(I'll pause here to disagree with Brian Cox, who has griped that his character Logan should have stuck around longer. It was inspired and necessary to exit Logan from the story early on – and he would never leave his company unless he died — in order to focus on the siblings. Hats off to showrunner and creator Jesse Armstrong for going there when it was as shocking for the audience as every character on the show.)

Who will actually succeed Logan Roy?

Of course, it's Kendall who has been angling, all along, to become the man his father was. (Critics, who were given early access to most episodes this season, have not been shown the series finale. So I'm just guessing when I predict he winds up top dog when the dust settles on Sunday; lots of other fans are hoping hapless cousin Greg, played as an eager, corruptible naif by Nicholas Braun, winds up in charge).

Kendall's thwarted ascension to lead Waystar Royco kicked off the series four seasons ago, beginning a journey where he became his father's nemesis before drawing Roman and Shiv into an alliance. Now Kendall's recruited his dad's former bodyguard to work for him, hatching a secret plan with Roman to purchase the tech company that is publicly attempting to buy Waystar Royco.

Jeremy Strong as Kendall Roy.
David M. Russell / HBO
/
HBO
Jeremy Strong as Kendall Roy.

In past seasons, I've most enjoyed moments when the siblings were actually effective. Back then, great hunks of episodes were fueled by the absurdity of watching these entitled offspring repeatedly fail to measure up as the kind of figures Logan once called "serious people."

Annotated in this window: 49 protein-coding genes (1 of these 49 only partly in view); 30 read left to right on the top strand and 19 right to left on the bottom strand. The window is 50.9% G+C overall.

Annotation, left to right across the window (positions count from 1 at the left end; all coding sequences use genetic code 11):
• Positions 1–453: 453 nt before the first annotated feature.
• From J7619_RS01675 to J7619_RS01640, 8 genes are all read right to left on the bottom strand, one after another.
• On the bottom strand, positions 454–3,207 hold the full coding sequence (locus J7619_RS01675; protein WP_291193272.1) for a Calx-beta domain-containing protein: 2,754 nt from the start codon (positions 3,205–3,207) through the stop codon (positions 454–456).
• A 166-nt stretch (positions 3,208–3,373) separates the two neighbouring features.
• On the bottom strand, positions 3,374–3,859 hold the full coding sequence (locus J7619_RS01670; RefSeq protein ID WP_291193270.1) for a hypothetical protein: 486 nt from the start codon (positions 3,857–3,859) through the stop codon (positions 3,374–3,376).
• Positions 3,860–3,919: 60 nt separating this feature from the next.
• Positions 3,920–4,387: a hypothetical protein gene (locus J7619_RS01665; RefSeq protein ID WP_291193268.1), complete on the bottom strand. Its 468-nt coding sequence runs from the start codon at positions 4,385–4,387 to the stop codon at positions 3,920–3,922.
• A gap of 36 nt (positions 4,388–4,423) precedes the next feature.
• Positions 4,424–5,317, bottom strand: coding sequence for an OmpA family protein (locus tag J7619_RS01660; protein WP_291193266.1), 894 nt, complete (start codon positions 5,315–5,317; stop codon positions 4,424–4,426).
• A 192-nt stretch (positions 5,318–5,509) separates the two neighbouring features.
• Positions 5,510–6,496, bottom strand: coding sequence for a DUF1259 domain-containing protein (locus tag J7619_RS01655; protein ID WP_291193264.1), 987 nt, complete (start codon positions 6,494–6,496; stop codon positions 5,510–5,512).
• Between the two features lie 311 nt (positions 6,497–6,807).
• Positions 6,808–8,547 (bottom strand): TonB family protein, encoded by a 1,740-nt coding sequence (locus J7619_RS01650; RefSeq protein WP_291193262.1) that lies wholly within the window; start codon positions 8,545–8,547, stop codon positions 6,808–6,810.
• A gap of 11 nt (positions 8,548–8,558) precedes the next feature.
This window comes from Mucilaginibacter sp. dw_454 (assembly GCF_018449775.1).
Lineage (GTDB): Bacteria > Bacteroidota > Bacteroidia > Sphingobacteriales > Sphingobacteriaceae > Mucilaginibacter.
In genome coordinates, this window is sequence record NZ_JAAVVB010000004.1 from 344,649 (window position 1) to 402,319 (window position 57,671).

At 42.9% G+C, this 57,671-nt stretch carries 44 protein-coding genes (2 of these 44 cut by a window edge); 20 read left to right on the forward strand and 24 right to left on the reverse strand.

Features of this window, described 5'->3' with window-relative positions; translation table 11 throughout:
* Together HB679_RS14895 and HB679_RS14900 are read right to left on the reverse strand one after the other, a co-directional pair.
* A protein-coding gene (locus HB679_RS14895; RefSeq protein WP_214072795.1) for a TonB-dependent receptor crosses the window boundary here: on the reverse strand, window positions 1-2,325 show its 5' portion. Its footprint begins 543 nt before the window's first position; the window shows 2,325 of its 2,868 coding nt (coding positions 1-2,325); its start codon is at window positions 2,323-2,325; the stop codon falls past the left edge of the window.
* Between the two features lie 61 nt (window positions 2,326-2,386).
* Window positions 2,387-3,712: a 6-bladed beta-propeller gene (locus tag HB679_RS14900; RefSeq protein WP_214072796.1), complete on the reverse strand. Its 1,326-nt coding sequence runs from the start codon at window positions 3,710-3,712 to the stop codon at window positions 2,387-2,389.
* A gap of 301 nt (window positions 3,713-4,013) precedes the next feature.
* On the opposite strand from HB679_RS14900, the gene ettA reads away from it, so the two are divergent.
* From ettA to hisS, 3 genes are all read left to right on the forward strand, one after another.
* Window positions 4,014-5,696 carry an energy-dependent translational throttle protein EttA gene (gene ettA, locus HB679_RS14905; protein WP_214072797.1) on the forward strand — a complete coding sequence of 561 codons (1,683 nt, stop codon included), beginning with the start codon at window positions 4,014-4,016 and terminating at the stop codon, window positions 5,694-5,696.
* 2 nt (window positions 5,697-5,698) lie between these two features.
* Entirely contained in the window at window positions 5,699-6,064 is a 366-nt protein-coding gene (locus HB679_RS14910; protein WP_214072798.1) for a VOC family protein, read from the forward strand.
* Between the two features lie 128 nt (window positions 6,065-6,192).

But occasionally, when they made something happen – when Shiv persuaded a former employee not to testify against the company, or Kendall refused to take the fall for a corporate scandal – the spoiled caricatures became characters, and we could see hope in their struggle to somehow matter in a world where everything revolved around their withholding, omnivorous father.

This season, those landmark moments have come when the characters face reality. Like Shiv struggling with a husband she takes for granted, can't stand and can't completely let go – straining to be honest with him outside of ferocious arguments where they finally say what they actually feel about each other. Or when Kendall finally decides to stop trying to become a more enlightened version of his father and just leans into what's necessary to achieve his goals, regardless of the cost.

The show has managed whip smart commentary on politics this season, offering an election episode which could be a blueprint for how a dangerous political party could team with a ruthlessly partisan cable news channel to declare a result in a contested election (for those of us who saw balloting issues in Florida nullify thousands of votes in the 2000 presidential election, that episode brought painful flashbacks).

But as insightful and plausible as that nightmarish episode was, its real power came from seeing how the personal foibles of the siblings led to massive consequences for the world.

Going out in good company

The show ends its run as part of a trifecta of TV finales next week, including HBO's Barry and Apple TV+'s Ted Lasso. Given all the big storytelling swings these shows have taken this year, their end signals a significant loss for fans of quality TV – especially given that the ongoing Writers Guild of America strike may delay efforts to develop new series.

Still, even among these TV giants, Succession looms large. Though the show struggled to find its tone in the first season, once Armstrong found the unique mix of gallows humor and wry drama that powers the series best moments, he has only refined and sharpened that formula to build a relentless story powering to a much-anticipated conclusion.

Copyright 2023 NPR. To see more, visit https://www.npr.org.

Eric Deggans is NPR's first full-time TV critic.